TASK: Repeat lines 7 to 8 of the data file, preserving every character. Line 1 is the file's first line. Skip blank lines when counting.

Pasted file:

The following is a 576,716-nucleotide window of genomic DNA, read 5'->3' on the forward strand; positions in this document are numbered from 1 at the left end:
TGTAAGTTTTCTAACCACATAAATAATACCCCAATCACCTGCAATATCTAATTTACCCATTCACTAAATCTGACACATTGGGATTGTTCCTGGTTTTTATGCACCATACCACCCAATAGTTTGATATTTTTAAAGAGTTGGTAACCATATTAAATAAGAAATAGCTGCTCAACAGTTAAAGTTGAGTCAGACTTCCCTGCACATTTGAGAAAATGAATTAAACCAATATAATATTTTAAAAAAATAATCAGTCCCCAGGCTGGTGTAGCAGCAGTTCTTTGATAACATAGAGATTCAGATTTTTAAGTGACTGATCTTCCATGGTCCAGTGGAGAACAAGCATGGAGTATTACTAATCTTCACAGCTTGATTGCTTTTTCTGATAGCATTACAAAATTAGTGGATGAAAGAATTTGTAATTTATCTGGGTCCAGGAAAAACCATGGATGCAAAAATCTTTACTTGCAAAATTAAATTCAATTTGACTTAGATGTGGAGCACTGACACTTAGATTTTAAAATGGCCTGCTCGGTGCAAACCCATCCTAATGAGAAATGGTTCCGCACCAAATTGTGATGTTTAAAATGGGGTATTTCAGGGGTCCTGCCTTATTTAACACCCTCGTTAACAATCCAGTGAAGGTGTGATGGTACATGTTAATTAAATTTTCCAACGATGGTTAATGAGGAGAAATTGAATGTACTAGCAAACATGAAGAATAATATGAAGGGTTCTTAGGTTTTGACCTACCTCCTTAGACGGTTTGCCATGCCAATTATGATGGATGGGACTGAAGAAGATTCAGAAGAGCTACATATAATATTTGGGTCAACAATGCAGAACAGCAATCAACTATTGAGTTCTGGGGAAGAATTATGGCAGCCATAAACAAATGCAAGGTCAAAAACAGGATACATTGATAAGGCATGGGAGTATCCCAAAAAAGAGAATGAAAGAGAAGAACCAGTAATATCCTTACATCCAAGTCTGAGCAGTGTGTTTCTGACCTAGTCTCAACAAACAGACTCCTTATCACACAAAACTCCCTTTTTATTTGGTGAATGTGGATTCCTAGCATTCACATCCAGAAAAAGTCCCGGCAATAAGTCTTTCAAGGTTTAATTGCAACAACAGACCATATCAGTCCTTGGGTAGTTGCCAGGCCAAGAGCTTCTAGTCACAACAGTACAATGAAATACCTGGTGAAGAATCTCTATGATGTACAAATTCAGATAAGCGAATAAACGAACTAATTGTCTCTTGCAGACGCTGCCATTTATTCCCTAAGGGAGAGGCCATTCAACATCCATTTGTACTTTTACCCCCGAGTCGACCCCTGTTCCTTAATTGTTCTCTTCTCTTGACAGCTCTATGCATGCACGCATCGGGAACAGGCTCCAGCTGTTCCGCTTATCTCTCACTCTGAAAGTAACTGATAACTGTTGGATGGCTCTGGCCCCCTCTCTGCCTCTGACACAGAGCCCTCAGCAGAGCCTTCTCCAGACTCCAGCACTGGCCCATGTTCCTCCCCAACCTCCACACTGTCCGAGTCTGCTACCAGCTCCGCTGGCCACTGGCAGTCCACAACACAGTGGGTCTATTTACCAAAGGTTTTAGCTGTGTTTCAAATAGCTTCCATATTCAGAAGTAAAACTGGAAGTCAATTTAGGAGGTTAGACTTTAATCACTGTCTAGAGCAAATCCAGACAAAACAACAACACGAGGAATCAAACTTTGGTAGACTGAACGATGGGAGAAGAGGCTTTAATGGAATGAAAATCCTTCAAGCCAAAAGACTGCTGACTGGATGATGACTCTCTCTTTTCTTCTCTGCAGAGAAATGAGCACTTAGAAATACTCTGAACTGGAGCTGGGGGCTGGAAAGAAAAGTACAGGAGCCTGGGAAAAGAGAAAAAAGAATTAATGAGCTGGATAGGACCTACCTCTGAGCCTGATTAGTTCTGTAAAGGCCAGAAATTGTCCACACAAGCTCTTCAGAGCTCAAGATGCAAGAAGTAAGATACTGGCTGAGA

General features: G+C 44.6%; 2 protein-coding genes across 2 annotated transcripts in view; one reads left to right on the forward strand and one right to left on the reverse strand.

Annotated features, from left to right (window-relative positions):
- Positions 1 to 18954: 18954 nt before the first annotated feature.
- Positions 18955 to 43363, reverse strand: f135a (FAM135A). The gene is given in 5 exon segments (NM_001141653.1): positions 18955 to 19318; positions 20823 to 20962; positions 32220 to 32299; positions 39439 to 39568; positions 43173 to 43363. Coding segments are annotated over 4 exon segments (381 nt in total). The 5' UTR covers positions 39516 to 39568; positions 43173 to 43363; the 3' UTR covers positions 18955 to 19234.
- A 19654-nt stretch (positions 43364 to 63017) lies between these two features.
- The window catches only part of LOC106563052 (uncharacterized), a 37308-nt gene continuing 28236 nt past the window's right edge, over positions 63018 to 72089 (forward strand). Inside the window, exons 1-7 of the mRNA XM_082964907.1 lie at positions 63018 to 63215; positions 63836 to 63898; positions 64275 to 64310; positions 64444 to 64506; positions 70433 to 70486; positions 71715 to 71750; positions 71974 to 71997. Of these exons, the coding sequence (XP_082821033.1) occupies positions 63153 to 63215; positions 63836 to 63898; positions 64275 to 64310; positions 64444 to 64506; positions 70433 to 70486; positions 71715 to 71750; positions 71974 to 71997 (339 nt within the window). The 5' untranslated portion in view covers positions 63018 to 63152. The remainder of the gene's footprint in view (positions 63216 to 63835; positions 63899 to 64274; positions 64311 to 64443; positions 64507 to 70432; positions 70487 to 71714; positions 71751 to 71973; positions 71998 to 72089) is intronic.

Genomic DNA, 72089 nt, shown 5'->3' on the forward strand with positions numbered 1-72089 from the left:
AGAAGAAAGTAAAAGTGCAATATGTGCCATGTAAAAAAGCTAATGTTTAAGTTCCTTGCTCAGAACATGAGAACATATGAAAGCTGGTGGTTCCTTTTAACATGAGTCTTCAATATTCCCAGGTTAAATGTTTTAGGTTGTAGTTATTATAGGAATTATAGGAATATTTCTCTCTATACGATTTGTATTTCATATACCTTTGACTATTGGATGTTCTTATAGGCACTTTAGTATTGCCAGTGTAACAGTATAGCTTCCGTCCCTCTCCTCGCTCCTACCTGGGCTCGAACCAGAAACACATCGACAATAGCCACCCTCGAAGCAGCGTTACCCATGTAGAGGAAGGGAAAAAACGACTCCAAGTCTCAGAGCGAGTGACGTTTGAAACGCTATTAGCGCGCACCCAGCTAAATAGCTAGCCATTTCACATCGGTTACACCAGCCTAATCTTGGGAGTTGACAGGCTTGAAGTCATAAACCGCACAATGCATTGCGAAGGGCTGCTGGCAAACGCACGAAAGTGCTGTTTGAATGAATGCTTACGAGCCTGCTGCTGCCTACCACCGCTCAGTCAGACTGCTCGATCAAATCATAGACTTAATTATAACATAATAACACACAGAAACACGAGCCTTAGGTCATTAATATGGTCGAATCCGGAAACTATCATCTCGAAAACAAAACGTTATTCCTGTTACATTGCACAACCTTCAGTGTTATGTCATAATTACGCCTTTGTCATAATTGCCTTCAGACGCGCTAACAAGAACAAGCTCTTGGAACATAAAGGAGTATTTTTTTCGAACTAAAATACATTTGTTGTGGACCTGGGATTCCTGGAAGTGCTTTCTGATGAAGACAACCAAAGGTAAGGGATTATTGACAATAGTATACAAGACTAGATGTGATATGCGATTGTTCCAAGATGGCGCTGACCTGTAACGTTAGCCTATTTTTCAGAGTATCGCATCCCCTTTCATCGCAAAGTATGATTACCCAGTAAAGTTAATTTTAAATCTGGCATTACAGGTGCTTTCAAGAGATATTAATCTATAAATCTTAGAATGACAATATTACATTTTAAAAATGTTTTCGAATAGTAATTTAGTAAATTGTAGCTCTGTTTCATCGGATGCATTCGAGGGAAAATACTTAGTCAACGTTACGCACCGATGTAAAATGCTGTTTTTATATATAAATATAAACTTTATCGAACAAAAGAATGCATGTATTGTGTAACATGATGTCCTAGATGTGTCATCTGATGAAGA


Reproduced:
- A 19654-nt stretch (positions 43364 to 63017) lies between these two features.
- The window catches only part of LOC106563052 (uncharacterized), a 37308-nt gene continuing 28236 nt past the window's right edge, over positions 63018 to 72089 (forward strand). Inside the window, exons 1-7 of the mRNA XM_082964907.1 lie at positions 63018 to 63215; positions 63836 to 63898; positions 64275 to 64310; positions 64444 to 64506; positions 70433 to 70486; positions 71715 to 71750; positions 71974 to 71997. Of these exons, the coding sequence (XP_082821033.1) occupies positions 63153 to 63215; positions 63836 to 63898; positions 64275 to 64310; positions 64444 to 64506; positions 70433 to 70486; positions 71715 to 71750; positions 71974 to 71997 (339 nt within the window). The 5' untranslated portion in view covers positions 63018 to 63152. The remainder of the gene's footprint in view (positions 63216 to 63835; positions 63899 to 64274; positions 64311 to 64443; positions 64507 to 70432; positions 70487 to 71714; positions 71751 to 71973; positions 71998 to 72089) is intronic.